lots of profanity, but since it made sense within the film's world, it
doesn't offer any shock value; it's just there. The violence wasn't anything
overtly shocking, either; most of it is implied rather than shown, and those
scenes occupy a relatively small portion of the movie anyway.
Despite my sentiments, obviously quite a few people like Scarface since it
has received the deluxe treatment as a "Collector's Edition" DVD (and
previously issued laserdisc) from Universal. While portions of this DVD
succeed, overall the set must be regarded as a failure; it offers some fine
supplemental materials but the quality of the film itself is absolutely
Where to begin? First off, the picture looks consistently bad. And not just
kind of bad - really bad, although it's tremendously erratic. The quality of
the image ranges from pretty good to sub-VHS,
crappy-print-seen-on-the-late-show bad. I estimate that roughly ten percent
of the film meets the "pretty good" standard; it's that ten percent that just
barely kept me from giving this DVD an "F" for picture. The rest of the film
looks consistently terrible. The image is continually very soft and fuzzy,
and it also seems very two-dimensional and flat. If you like moiré effects,
you'll be happy here: they abound. Anything that can shimmer, does shimmer.
The print itself manifests many flaws such as grain and marks. Colors fare
better; they appear fairly accurate throughout the movie, but since the
entire environment's so hazy, it's often hard to tell. Put bluntly, the
picture on this DVD is a disgrace.
The Dolby Prologic 2.0 sound mix of Scarface doesn't do anything to help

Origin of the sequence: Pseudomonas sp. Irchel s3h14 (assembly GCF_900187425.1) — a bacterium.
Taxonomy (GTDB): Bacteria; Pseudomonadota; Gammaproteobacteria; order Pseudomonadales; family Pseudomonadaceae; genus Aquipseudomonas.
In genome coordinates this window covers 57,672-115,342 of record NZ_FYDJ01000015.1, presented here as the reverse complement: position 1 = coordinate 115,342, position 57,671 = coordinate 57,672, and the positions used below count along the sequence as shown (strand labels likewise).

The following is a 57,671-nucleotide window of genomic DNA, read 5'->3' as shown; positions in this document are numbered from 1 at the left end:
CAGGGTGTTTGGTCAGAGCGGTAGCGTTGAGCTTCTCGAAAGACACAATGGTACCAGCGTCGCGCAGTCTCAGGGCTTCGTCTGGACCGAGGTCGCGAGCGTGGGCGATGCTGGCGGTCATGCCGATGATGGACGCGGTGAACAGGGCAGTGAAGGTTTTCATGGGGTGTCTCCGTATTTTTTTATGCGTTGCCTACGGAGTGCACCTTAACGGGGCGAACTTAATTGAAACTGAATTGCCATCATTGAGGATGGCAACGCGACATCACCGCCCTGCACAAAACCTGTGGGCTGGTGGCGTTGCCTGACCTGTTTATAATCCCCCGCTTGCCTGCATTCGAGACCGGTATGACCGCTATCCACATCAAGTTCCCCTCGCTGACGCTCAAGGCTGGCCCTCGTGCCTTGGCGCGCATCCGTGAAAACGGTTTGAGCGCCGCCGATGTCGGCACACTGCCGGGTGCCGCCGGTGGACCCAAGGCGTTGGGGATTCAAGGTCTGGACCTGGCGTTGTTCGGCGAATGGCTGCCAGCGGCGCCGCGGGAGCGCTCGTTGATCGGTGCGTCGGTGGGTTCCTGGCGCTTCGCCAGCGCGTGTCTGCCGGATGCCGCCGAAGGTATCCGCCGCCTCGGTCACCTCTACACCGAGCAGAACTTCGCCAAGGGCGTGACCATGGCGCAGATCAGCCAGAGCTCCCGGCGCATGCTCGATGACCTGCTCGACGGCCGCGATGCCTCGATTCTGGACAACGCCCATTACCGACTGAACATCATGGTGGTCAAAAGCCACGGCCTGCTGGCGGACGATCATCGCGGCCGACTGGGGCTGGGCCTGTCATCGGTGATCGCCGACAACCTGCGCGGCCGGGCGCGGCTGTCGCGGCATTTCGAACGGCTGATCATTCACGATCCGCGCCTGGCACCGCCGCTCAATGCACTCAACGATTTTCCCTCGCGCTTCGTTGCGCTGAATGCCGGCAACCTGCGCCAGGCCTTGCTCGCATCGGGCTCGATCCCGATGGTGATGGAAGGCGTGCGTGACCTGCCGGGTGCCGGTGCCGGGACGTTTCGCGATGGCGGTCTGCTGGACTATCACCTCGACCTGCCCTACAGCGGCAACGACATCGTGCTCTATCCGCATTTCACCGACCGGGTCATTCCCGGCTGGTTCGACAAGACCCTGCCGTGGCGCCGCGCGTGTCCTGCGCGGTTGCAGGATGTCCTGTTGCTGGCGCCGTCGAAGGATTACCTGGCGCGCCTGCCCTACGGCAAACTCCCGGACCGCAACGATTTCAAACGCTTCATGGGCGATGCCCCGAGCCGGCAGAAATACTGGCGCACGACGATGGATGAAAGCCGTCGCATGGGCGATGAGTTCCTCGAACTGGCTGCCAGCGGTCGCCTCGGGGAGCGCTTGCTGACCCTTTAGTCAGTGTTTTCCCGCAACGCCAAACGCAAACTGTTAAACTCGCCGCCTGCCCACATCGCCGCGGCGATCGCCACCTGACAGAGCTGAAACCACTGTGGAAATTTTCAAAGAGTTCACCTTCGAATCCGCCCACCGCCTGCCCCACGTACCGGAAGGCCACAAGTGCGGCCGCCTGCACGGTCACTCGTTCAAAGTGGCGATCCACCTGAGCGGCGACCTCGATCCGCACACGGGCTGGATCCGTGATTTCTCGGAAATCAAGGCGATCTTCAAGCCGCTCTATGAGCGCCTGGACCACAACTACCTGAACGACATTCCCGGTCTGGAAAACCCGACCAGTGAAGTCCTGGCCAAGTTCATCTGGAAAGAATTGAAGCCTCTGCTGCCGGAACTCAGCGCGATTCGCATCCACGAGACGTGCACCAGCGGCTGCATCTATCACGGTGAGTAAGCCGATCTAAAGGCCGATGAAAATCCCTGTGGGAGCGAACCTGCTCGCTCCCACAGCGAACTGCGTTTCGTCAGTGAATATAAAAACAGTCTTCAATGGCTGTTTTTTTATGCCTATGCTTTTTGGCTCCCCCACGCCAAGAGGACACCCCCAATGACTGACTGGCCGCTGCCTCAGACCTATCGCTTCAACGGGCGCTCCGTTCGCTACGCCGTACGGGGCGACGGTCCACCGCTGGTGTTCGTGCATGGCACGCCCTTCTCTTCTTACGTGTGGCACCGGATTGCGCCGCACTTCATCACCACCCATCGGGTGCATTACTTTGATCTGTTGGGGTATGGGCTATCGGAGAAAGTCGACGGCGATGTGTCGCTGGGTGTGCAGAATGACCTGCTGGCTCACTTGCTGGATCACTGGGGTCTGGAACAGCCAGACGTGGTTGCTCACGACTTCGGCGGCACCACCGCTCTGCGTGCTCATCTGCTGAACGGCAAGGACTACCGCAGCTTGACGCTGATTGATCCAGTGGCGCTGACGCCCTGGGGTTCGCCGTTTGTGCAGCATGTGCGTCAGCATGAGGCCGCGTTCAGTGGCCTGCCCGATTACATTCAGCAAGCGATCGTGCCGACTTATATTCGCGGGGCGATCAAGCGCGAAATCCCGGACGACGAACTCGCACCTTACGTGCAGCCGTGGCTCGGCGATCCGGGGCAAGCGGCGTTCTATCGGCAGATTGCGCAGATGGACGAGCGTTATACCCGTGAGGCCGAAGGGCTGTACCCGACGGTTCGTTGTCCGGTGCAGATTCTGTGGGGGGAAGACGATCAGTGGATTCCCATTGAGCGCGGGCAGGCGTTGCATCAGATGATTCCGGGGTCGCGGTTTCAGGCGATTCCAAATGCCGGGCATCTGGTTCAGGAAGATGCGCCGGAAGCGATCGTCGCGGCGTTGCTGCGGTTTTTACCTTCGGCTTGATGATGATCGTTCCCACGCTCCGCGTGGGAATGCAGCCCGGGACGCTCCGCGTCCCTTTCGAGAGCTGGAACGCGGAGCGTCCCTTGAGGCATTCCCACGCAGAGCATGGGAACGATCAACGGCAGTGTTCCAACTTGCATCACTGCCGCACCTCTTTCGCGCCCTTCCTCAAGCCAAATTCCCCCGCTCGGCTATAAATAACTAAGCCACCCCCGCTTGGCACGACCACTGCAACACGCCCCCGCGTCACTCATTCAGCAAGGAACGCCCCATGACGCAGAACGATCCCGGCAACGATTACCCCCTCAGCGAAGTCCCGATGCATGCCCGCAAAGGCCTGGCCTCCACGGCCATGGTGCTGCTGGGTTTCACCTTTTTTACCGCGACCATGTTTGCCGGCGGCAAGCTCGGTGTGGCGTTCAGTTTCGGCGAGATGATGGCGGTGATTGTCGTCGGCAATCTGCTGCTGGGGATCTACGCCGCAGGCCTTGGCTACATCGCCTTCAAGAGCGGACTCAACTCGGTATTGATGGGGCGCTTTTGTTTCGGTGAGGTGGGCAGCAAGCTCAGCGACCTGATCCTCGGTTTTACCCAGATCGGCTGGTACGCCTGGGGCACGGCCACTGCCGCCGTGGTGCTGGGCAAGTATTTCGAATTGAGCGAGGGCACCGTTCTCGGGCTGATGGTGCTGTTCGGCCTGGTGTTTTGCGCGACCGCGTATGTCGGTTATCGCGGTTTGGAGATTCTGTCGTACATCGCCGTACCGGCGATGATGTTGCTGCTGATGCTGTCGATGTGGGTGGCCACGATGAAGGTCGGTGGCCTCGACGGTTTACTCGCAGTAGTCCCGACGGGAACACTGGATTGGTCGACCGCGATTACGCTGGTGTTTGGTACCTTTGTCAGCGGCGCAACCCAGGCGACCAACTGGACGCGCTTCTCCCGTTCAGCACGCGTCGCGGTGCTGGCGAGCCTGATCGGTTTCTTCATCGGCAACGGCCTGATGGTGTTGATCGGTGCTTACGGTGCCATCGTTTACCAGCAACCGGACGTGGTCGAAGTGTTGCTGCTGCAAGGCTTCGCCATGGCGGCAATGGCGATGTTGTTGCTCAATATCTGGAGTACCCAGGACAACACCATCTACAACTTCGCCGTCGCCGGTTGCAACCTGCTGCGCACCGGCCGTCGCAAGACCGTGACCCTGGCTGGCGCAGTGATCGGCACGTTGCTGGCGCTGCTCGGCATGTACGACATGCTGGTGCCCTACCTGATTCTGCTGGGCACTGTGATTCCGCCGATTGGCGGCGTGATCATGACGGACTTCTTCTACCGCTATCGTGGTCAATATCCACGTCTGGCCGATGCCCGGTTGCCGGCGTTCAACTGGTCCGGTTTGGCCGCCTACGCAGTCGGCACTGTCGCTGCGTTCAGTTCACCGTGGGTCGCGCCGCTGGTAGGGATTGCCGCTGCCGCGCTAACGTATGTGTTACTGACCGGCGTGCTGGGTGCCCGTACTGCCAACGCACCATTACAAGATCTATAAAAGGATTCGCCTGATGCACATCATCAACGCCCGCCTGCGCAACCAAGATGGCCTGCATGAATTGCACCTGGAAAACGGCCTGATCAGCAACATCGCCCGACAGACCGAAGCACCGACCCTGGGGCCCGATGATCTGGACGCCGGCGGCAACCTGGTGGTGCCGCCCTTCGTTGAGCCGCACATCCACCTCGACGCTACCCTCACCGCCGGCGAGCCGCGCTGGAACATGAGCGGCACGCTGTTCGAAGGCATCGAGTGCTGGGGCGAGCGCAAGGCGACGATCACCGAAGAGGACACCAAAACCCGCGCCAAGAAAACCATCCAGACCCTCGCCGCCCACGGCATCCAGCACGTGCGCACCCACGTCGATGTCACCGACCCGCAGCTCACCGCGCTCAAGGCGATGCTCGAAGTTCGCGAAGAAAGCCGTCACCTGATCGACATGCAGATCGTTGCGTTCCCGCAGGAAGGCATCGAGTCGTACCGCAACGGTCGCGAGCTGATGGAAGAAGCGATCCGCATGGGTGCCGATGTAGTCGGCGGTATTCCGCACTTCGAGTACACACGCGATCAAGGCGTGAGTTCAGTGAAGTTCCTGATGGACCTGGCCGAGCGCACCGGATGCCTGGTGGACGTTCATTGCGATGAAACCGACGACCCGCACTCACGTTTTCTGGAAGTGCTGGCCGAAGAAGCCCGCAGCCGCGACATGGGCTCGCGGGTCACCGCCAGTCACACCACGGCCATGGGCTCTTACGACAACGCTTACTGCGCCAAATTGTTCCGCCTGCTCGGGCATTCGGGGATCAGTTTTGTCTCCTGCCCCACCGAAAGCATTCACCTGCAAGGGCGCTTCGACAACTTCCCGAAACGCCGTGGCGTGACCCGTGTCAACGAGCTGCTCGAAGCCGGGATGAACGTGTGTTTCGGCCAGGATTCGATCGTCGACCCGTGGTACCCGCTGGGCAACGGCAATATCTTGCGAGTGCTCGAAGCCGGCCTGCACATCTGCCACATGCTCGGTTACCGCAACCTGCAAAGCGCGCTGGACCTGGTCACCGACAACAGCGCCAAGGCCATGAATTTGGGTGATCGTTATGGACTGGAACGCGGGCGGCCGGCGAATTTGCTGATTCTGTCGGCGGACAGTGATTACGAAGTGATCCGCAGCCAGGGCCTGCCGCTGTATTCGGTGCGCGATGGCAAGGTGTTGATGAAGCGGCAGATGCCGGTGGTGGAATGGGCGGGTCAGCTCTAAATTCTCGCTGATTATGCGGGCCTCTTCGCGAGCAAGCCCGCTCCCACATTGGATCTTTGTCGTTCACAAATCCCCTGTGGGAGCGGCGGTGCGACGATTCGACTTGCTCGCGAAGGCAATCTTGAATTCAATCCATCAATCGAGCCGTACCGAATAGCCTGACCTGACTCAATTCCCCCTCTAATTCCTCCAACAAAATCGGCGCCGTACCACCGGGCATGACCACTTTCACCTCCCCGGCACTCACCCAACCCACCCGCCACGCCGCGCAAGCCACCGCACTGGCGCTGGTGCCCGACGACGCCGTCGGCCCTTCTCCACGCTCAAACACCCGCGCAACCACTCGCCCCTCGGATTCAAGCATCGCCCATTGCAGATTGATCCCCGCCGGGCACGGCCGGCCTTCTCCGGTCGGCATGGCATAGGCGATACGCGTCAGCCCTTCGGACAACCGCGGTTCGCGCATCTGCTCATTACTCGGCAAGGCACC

this DVD's case either. It's very hollow and thin and it displays little
separation; for the most part, the movie seems to be glorified mono. A major
studio movie from 1983 should have at least made a token effort at
dimensional sound, but that isn't the case here. The rear channels are used
virtually exclusively for the reproduction of the score. Even if the music
was good this would be a disappointing state of affairs, but since it's not -
it's a horribly fated synthesizer effort from '80's cheesemeister Giorgio
Moroder - the situation is even worse.
The only redemption offered from the Scarface DVD is its wealth of
supplemental materials. For the most part, Universal does a good job with
this aspect of their "Collector's Editions," and this set is no exception.
The main attraction here is the 52 minute Making of Scarface feature.
While it's not the best program of its kind that I've seen - involvement from
actors other than just Pacino would have been nice - it still provides a good
encapsulation of the creation of the film. Actually, it's a lot more
entertaining than the movie itself.
Also of interest are the DVD's 15 minutes worth of deleted scenes. We
receive no indication why these bits were excised - they seem no worse than
the parts that they kept - but they're a worthwhile addition to the set.
Frankly, I was rather sick of the film by the time I got to them, since I'd
spent the prior 220 minutes watching the movie and the documentary, so I grew
a bit impatient while they ran, but I'm sure fans of the movie will be very
happy to see these cut scenes.
In addition, Scarface contains some of the usual DVD fare. We get three
trailers (two for Scarface and one for 1993's De Palma/Pacino
collaboration, Carlito's Way), a fairly extensive gallery of stills, some
production notes that echo but elaborate upon information in the documentary,
and better than average director and cast biographies. All in all, it's a
good batch of supplements.
Despite that, I can't recommend the Scarface DVD for anyone other than the
rabid fans of the film. For all I know, this may be the highest quality
reproduction of the movie, but I certainly hope not. Whatever the case may
be, if all you want is the DVD's supplements, then it's worth your time and
your money. If - God forbid - you actually expect a $35 MSRP DVD to provide
high quality sound and picture in addition to good bonus materials, you're
out of luck.